This isn’t supposed to be a daily trainer, but if you use it that way, just know that there’s not much going on structurally in the upper. And for a lower stack, it’s still fairly unstable at slower paces since it is a pure Pebax midsole sans plate. But this is a fast shoe, it’s not meant for slower paces. So stop doing that stuff and complaining about it, Robbe.

hoka cielo road - top down view

Top view of upper and wavy heel collar

CARYN: For the intent and design of this shoe, I don’t have much to criticize. If there was one part of the shoe I didn’t jive with, it was the upper. I really appreciated the minimal mesh look, but for me, it was so unstructured it may as well not be there. The heel collar, in particular, didn’t form to my foot well at all, and I had some chafing that I had to address pretty immediately with a taller sock. Despite Hoka’s claims, I really couldn’t detect any early-stage metarocker — call me crazy, but there really didn’t seem to be much rocker anywhere at all. I also certainly noticed the lower drop of this shoe, but I would expect nothing less from my princess feet.

One other thing of note — I tested the Cielo Road over several different paces, primarily out of curiosity. While I didn’t hate this shoe at slower paces, there is very little inherent stability given that the shoe is simply a nice slabbity slab of Peba foam. But since this shoe wasn’t designed for daily training, I probably should shut my pie hole and move on.

RYAN: I only have one major complaint with the Hoka Cielo Road — this beauty gave me a beast of a blister. As Robbe mentioned, there’s not a whole lot to the upper, and there’s nothing to keep the edge of the collar from rubbing against your Achilles. I thought I’d worn thick enough socks with a heel tab, but sure enough, I was rubbin’ away.

While the blister only hurt for a day or two, and I was able to wrap it with a Band-Aid, there was a bigger problem: I got blood on the beautiful green of the upper. If you’ve ever mixed red and green, you know you get brown. It just doesn’t look right on the back of such an otherwise pristine shoe.

Also, Robbe is right again — the Cielo Road runs a bit too long.

hoka cielo road - outsole

Outsole is grippy and durable

Hoka Cielo Road Conclusion

ROBBE: Hoka is right where it belongs as a brand that wants to be taken seriously by runners. The Cielo Road is a great 5K/10K shoe that can be optioned as a lightweight daily trainer for fans of more simple (yet fun) running shoes. Now that it has some elite race options that go toe-to-toe with the big boys, maybe its athletes (e.g. Scott Fauble) won’t skip to the swoosh when it comes to race day. 

CARYN: I give Hoka a lot of credit for coming on strong this year and bringing out the big (finger) guns with some of its newest releases. Shoes like the Cielo Road fill a nice gap in the current race day market, offering a more traditional racing-flat style option with a bit of a Pebax twist.

I’ve spoken with lots of runners who enjoy a more traditional, lower-stack shoe but don’t want to miss out on the energy return provided by the parade of beefy carbon-plated racing shoe options. So, if you’re anything like me and long for the days of trying to run a half marathon in the New Balance Zante, the Cielo Road could be the answer to your low-stack race-day prayers.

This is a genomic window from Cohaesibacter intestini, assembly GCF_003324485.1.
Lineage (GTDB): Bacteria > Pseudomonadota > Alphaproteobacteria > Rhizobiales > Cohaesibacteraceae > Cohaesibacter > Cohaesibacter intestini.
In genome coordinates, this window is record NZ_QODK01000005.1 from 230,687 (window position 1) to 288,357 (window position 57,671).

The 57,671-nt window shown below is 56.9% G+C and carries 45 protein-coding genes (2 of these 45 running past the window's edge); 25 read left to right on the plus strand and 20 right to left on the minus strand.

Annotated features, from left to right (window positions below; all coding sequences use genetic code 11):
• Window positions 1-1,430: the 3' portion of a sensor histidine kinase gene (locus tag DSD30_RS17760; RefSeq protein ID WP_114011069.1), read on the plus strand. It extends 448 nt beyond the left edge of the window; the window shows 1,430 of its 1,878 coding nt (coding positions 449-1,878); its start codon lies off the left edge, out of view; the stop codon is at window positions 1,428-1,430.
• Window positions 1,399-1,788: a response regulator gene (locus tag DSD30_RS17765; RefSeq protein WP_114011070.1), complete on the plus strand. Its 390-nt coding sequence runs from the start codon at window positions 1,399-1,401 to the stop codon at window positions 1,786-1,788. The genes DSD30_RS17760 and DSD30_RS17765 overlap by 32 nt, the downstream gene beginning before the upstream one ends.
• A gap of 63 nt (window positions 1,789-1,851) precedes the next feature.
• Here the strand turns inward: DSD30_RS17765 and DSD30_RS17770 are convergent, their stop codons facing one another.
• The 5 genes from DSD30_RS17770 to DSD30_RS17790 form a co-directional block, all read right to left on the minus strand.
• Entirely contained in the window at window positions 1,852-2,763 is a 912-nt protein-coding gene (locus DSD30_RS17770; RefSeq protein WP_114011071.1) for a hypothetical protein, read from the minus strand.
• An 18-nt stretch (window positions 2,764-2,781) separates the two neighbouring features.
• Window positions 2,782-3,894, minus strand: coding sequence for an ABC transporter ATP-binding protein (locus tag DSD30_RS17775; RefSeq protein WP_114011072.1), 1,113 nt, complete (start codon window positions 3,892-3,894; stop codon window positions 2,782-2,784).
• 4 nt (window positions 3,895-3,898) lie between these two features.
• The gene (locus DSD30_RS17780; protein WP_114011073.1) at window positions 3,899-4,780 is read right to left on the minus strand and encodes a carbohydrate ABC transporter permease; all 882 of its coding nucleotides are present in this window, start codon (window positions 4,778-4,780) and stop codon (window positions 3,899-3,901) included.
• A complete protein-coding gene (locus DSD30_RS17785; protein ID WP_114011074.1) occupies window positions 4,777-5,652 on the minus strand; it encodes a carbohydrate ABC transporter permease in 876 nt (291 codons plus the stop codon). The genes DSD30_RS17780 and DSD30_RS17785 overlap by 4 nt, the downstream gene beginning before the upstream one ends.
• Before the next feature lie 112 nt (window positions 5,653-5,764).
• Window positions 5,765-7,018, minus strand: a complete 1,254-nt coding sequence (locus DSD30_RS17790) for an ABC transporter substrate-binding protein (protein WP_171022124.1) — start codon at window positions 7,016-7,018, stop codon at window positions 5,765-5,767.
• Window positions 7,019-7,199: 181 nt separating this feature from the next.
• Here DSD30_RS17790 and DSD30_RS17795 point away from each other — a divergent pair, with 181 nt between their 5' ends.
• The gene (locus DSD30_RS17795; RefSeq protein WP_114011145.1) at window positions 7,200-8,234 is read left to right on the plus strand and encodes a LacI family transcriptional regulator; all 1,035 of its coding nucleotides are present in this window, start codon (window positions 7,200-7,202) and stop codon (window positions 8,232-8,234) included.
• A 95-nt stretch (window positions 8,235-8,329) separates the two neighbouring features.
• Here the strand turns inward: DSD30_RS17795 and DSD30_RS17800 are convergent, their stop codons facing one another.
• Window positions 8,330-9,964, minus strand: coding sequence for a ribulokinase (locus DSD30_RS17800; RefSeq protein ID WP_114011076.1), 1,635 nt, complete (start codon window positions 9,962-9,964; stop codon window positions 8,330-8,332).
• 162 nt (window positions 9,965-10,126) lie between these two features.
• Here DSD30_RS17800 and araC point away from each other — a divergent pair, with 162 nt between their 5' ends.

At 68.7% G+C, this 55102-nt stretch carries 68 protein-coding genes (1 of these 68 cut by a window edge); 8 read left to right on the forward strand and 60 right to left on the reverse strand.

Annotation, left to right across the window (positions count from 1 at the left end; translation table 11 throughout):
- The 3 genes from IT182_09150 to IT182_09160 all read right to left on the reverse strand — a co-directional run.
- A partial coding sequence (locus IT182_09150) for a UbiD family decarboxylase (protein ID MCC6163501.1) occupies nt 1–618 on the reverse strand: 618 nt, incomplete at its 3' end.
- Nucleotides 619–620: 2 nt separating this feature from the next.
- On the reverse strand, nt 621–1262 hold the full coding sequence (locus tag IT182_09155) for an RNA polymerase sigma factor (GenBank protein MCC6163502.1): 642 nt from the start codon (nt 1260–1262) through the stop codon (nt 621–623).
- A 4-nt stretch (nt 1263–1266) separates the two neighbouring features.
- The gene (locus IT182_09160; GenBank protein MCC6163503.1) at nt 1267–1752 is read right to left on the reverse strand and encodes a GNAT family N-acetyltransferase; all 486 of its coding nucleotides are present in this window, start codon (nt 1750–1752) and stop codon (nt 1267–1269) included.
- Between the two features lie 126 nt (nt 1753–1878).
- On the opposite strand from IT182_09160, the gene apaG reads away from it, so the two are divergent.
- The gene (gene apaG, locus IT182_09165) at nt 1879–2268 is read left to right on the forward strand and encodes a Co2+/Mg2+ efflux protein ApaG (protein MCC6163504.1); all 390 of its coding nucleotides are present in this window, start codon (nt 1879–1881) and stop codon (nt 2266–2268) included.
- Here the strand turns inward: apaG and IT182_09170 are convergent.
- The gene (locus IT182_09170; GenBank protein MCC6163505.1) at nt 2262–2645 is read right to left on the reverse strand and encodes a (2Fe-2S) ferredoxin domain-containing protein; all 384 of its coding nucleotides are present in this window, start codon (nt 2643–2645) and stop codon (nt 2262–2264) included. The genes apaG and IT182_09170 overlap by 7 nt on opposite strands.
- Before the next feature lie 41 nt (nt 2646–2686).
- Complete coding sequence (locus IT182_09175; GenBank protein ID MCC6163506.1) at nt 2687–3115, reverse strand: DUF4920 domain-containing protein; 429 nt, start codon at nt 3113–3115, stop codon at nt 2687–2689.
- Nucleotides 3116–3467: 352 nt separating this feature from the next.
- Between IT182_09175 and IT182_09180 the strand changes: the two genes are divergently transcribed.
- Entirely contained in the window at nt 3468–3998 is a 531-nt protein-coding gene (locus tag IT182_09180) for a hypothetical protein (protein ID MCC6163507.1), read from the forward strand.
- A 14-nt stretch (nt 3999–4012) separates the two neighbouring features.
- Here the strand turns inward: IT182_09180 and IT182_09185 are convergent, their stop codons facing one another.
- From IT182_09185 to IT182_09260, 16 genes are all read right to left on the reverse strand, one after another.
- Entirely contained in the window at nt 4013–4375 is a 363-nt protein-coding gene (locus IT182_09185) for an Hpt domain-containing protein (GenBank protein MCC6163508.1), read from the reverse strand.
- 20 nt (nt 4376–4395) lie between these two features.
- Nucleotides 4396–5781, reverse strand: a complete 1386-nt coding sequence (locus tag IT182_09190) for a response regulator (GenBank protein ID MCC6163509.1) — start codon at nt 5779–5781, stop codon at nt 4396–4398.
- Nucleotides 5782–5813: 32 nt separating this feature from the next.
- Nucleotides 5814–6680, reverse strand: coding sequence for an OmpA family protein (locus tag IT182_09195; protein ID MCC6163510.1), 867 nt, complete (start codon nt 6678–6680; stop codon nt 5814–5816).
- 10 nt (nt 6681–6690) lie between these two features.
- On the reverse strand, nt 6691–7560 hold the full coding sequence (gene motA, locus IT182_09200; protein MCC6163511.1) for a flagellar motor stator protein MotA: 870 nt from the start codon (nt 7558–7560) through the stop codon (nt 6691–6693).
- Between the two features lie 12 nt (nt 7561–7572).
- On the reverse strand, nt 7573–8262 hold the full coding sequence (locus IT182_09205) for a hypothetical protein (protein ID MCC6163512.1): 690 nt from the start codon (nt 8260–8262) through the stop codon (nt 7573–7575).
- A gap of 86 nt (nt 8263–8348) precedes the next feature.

RYAN: This is it, my favorite Hoka. It’s a genuinely great all-around shoe and one that I’ve used for several different road runs. I’ve taken it long and short, fast and (kinda) slow, and I’ve enjoyed it the whole way. While you might reach for something plated if you’re toeing up for a long race, the Cielo Road manages to shine as both a shorter racer and a training shoe. If you’ve been waiting for a sign that Hoka’s race day future is extra bright, this is it.

You can pick up the Hoka Cielo Road for $160 at Running Warehouse (featuring free 2-day shipping and 90-day returns) by using the shop link below.

Shop The Shoe


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Shop Hoka Cielo Road Men
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Robbe Reddinger
Senior Editor
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Robbe is the senior editor of Believe in the Run. He loves going on weird routes through Baltimore, finding trash on the ground, and running with the Faster Bastards. At home in the city, but country at heart. Loves his two boys more than anything. Has the weakest ankles in the game.

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Caryn Just
Road Reviewer
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Caryn is a recovering ball sports athlete and native Baltimorean who used to cry before the timed mile in gym class. Discovered running somewhat reluctantly when her pants stopped fitting in college, now a big fan of the marathon– go figure! Pediatric ICU nurse and avid UVA sports fan. Can usually be found with her chocolate lab, Gus, looking for a good cup of coffee.

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Ryan Haines
Assistant Editor
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Ryan is kind of like Robbe’s Igor behind the scenes. He helps to compile and clean up everyone’s reviews, and finds time to get in a few miles of his own. When he’s not running or editing, Ryan writes and reviews for Android Authority, spending time with the latest tech and complaining when things don’t work quite right. If he’s not doing any of that, maybe you’ll find him nose-deep in a crossword puzzle or trying to catch up on an endless backlog of shows to stream.